Professional liability market is “a game of whack-a-mole now”

Professional liability market is “a game of whack-a-mole now”

“I know there’s a lot of dialogue around this, that this is a hard market – it is a transitionary market,” said Brian Finlay, who heads up North American management and professional treaty liability at Trans Re. “I think there’s a lot of pricing corruption that’s gone on for the past 10 years … [but] the rate is coming back into the market and I’m saying that this is not a hard market. A hard market is where you cannot get something done, [and right now] there is capacity out there – there’s reinsurance capacity, there is insurance capacity.”

Read more: COVID-19 reverberates through non-profit professional liability market

He reminisced about the marketplace back in the early 2000s, when reinsurance experts in professional lines would attend a meeting and there would be a dozen people in the room. Compare that to today, when there are upwards of 60 people in one meeting, which implies that there’s a lot of folks working in this business. The growth in the P&L market has spread out what was once a concentrated industry, which means that there’s more market for insureds to find different alternatives. However, this evolution also means that for reinsurers, portfolios from a gross written standpoint have been diluted because there’s only so much bandwidth to grow into, according to Finlay.

There are other challenging areas in this marketplace, like commercial D&O. While Finlay pointed out that rate is returning into this market, there are notable headwinds.

“It’s a game of whack-a-mole now, because where we saw stability in the private company D&O and where we saw stability in the EPL, with COVID now all of a sudden, those are percolating and there’s a lot of conversation about what is COVID going to do to those lines of business,” he explained.

At the same time, property and casualty lines are seeing their own challenges, from natural catastrophes to social inflation, making this an overall difficult time for insurance carriers. “What we’d like is some sort of stability, if we’re getting a lot of volatility across a lot of different lines,” said Finlay.

Read more: Social inflation making professional lines “trickier”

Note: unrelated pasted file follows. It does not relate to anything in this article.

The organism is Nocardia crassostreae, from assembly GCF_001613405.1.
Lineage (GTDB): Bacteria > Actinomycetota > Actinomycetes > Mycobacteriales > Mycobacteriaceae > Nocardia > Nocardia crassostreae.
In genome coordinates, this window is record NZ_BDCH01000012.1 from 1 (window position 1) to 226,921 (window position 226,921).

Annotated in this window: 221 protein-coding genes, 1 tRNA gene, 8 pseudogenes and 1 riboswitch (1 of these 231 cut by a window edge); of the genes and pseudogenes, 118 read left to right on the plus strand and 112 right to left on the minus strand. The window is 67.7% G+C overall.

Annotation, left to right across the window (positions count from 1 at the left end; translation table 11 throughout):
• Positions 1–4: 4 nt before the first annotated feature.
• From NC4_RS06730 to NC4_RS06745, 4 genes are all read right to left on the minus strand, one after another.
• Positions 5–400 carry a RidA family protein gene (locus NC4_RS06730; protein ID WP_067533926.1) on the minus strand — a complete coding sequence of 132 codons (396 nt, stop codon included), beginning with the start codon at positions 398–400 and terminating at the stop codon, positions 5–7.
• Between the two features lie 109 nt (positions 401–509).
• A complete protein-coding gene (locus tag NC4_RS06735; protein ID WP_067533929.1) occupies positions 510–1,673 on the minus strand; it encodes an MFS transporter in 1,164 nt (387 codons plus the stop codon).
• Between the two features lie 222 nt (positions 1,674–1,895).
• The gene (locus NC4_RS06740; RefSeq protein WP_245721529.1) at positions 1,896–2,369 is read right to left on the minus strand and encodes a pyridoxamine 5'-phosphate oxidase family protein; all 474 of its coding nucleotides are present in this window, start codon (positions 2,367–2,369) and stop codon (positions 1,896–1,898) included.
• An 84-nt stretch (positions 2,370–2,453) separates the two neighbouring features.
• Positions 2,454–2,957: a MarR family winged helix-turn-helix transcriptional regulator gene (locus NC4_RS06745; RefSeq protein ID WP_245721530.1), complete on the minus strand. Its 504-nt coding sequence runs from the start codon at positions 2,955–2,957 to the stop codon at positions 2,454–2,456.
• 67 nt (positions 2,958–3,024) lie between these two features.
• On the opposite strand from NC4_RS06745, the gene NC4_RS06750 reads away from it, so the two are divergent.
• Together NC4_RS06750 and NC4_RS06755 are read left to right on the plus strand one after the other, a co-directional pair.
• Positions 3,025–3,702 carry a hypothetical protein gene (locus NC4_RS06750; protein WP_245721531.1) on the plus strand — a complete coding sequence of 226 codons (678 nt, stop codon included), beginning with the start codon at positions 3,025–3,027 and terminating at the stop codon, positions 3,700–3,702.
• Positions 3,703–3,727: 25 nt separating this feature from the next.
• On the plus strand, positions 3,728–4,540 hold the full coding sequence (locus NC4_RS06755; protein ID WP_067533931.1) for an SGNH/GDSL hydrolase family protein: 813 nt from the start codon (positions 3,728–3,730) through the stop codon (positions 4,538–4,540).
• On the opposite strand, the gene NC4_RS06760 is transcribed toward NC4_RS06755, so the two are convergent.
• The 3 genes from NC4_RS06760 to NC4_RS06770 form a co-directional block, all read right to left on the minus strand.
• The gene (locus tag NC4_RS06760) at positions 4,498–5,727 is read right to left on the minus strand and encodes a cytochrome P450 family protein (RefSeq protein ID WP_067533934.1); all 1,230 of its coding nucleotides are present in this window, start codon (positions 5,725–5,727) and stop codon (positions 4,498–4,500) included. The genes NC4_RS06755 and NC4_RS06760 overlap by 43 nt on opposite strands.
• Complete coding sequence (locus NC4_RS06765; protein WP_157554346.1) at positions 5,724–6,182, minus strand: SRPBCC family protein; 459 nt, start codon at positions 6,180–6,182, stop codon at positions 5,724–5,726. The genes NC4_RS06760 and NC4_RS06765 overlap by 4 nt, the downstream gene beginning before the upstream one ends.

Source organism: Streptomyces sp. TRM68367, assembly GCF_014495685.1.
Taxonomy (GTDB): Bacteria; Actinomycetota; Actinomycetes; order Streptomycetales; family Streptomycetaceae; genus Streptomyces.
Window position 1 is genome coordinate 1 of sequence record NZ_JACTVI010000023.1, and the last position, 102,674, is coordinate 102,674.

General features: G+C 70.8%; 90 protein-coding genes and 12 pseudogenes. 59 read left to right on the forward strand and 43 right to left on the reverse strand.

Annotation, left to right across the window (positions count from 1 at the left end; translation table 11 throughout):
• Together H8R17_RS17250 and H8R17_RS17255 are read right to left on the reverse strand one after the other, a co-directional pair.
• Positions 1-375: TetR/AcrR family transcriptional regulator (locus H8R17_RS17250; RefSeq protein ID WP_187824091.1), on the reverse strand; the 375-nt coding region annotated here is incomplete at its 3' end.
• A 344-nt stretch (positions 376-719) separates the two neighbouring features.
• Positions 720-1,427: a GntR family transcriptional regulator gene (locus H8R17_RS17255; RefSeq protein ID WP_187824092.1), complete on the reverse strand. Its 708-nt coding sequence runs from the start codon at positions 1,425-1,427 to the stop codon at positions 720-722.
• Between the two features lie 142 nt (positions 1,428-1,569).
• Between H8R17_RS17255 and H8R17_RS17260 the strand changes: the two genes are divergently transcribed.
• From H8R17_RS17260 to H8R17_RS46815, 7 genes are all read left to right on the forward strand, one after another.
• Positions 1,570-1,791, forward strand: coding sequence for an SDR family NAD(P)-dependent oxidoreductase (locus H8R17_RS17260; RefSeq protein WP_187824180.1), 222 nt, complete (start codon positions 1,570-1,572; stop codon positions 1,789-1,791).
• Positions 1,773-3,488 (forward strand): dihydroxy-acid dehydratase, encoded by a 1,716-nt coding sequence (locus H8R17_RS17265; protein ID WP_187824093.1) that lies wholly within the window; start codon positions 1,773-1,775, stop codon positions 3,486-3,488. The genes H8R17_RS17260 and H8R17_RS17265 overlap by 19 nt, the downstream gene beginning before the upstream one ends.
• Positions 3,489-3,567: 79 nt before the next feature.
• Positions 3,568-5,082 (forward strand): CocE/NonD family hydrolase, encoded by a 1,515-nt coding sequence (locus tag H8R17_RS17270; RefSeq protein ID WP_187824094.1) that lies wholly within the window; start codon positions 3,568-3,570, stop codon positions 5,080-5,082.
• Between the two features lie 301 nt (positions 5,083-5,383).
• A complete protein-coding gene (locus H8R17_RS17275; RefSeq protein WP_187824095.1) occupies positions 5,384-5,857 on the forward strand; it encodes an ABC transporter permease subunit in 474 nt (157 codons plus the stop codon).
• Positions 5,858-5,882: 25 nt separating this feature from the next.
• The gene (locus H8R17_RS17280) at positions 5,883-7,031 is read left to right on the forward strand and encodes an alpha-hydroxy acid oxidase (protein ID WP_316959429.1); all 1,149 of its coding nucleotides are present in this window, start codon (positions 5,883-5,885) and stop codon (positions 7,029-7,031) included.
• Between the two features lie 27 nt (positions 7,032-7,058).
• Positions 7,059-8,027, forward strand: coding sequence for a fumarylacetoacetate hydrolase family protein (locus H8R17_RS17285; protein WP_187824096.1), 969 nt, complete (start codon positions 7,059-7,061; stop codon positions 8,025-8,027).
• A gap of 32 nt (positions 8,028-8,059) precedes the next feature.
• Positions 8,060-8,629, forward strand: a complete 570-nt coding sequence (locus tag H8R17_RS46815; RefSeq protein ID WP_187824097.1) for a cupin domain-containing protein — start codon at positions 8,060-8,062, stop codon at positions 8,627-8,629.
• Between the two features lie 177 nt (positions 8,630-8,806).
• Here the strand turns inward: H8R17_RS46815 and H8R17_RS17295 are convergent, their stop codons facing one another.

Another panelist noted that this is a frustrating, but exciting time to be in the professional lines business – exciting because, he said, “This is what we get paid to do.”

“The current loss environment, from my perspective, is not a perfect mirror of past environments,” continued Steve Prymas, vice president, specialty lines manager and global chief underwriting officer of cyber for Gen Re. “It’s exciting because you can’t look at this like we have maybe in years past as this big monolithic system of legal liability that’s causing tremendous amount of loss costs in the lines of business that Brian’s talking about, and the managers can’t afford to take anything for granted. As a result, what we’re seeing is a lot of what I’ll call ‘mini markets.’”

He addressed EPLI, which started to correct slightly on the back end of #MeToo and is dealing now with racial injustice movements and a recession, as well as unique challenges in D&O and the impacts of ransomware, which has become a perplexing issue for everyone, he noted.

“You see each one of those individual markets performing a little bit differently, taking rate a little bit differently, carving up their sub-sectors a little bit differently,” explained Prymas. “When you had a diversified portfolio, it was a benefit as a P&L manager because you could offset a bad line with a good line, and right now, everyone is feeling pain in different ways. You’ve got to zig and zag fast and decisively, and that is really the differentiator [separating] the best underwriters and portfolio managers from the average.”